Measuring your blog posts and having data to back them up also helps marketers make the case for more budget and time to spend on the blog.

Blog post analysis is just as important as coming up with great post ideas so let’s dive right in and look at the metrics that you should be tracking when it comes to your B2B blog and how to get started.


Traffic is one of the most basic and important metrics to keep an eye on when analyzing the power of your blog. This simply shows how many people are viewing your blog in any given time frame and how they are getting to your blog post in the first place. Luckily, Google Analytics is free to set up and offers robust reporting when it comes to your blog.

There is a lot of information you can gather when referring to your blog’s traffic but there are two main metrics to pull about your blog:

  • Page Views: How many people are viewing each of your posts?
  • Traffic Source: How do your post visitors find your blog?

These metrics will help you identify your most successful blog posts so that you know what topics resonate the most with your readers. You’ll also be able to identify how people find your blog so that you can put more effort into those traffic sources whether it be social, guest posts, etc.

Social Shares

A social share of a blog post means that each person who shared your post on their social channels thought your post was good enough that they want to share it with their own followers. In a way, when someone shares a post, they are attaching their reputation to your post. So, it’s a big deal!

It’s the goal of a blog post to always be refreshing, new or educational. Looking at which blog posts get the most social shares let you know which topics your readers care the most about so you can refine the posts you publish.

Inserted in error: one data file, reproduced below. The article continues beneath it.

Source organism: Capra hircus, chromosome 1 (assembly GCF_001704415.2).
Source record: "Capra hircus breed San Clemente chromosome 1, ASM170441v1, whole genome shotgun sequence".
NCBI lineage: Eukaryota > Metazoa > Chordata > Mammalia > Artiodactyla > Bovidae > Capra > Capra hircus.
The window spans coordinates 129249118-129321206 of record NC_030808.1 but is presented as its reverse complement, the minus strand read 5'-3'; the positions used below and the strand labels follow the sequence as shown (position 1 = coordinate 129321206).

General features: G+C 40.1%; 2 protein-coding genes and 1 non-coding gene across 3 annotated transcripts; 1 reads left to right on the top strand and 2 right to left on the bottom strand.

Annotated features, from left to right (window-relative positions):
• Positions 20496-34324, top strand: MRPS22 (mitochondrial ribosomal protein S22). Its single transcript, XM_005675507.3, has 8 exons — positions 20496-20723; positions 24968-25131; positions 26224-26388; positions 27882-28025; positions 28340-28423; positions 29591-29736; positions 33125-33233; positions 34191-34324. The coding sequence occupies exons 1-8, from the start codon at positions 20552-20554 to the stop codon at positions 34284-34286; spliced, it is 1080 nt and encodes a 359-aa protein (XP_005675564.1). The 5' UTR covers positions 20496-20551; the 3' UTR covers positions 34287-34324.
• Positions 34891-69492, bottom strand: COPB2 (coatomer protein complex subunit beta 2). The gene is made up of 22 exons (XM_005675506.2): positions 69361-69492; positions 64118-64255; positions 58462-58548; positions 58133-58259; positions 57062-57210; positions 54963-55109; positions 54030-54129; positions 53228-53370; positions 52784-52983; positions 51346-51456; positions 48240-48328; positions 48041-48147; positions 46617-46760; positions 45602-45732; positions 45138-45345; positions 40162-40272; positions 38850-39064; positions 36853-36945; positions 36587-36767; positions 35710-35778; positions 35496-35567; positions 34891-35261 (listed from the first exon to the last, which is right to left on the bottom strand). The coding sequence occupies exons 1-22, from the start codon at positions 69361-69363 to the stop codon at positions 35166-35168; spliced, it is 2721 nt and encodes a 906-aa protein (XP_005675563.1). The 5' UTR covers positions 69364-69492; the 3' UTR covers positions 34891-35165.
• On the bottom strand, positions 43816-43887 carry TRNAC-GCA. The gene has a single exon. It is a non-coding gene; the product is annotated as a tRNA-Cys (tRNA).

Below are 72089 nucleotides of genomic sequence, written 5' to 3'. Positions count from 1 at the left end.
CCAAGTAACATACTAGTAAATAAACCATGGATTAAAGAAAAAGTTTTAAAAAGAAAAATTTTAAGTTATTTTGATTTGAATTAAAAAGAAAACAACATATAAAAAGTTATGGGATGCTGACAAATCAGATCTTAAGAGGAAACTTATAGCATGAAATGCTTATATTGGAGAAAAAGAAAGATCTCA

There are a variety of tools out there to help you measure social shares of your blog posts but we recommend Nelio if you use WordPress to host for your blog.

Leads Generated

When a potential customer finds one of your blog posts, your blog may be the first time they hear about your brand. A well thought out blog post can represent your brand well and make them want to learn more so a blog is a source of lead generation.

We mentioned Google Analytics and we’ll mention it again here—you can track leads generated to their original point of entry to your site. This allows marketers to track how many leads their blog posts bring in in any given time frame.

This metric is key when showing the success of your blog to your team or boss because it shows that your thought leadership blog posts are getting the attention of potential new consumers.

Subscriber List

When someone opts into email updates whenever you publish a new post, they are telling your brand that they enjoy your blog posts. So, with each new subscriber, you should feel great about the work you do.

Each subscriber means that someone new is reading and maybe sharing your blog posts. Additionally, many brands put new blog subscribers into an email drip campaign, making a list of subscribers very valuable when paired with good email marketing.